“Shipments of Keurig brewers will continue decelerating,”said Astrachan, who advises selling the shares. In turn,“slowing household penetration of brewers will increasingly pressure K-Cup shipments,” he said.Even more damagingly, Green Mountain's patents for K-Cups are expiring, opening up competition and taking a large chunk away from Green Mountain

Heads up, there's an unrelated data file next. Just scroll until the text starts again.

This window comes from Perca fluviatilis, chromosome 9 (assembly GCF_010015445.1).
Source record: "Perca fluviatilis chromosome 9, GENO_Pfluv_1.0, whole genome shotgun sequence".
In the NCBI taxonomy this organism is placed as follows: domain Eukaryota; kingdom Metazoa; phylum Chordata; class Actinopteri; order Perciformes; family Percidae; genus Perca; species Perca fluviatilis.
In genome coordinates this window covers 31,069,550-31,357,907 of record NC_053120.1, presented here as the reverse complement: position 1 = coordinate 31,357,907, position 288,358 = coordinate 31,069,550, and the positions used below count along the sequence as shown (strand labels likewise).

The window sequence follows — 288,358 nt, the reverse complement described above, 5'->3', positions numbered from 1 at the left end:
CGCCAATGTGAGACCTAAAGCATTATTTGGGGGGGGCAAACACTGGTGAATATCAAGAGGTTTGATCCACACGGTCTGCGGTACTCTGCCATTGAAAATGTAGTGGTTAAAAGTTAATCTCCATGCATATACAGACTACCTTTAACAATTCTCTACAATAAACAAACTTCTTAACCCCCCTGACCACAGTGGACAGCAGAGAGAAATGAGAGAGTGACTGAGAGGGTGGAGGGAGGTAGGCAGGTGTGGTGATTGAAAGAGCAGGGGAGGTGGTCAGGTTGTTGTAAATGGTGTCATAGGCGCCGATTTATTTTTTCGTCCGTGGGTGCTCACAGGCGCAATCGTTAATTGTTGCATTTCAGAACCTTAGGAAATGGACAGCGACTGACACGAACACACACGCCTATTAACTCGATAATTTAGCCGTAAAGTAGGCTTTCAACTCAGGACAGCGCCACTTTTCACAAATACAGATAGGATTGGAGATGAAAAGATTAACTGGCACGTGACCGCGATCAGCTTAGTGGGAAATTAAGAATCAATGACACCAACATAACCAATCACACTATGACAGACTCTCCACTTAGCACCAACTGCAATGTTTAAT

Next year, Waterbury, Vermont-based Green Mountain will lose the main patents on K-Cups, allowing competitors to make less-expensive versions. The company has sought to boost sales and discourage competition by partnering with brands such as Starbucks Corp. (SBUX) and Dunkin’ Brands Group Inc.It appears as though the free ride is over for Green Mountain. The company does deserve credit for bringing a new product to an old industry and giving convenient access of single cup coffees to millions of people. Only time will tell however, just how prepared they are for a competitive market once their patents expire. It's good news for consumers, who can expect lower prices, more availability in the Canadian market and more innovation in 2012.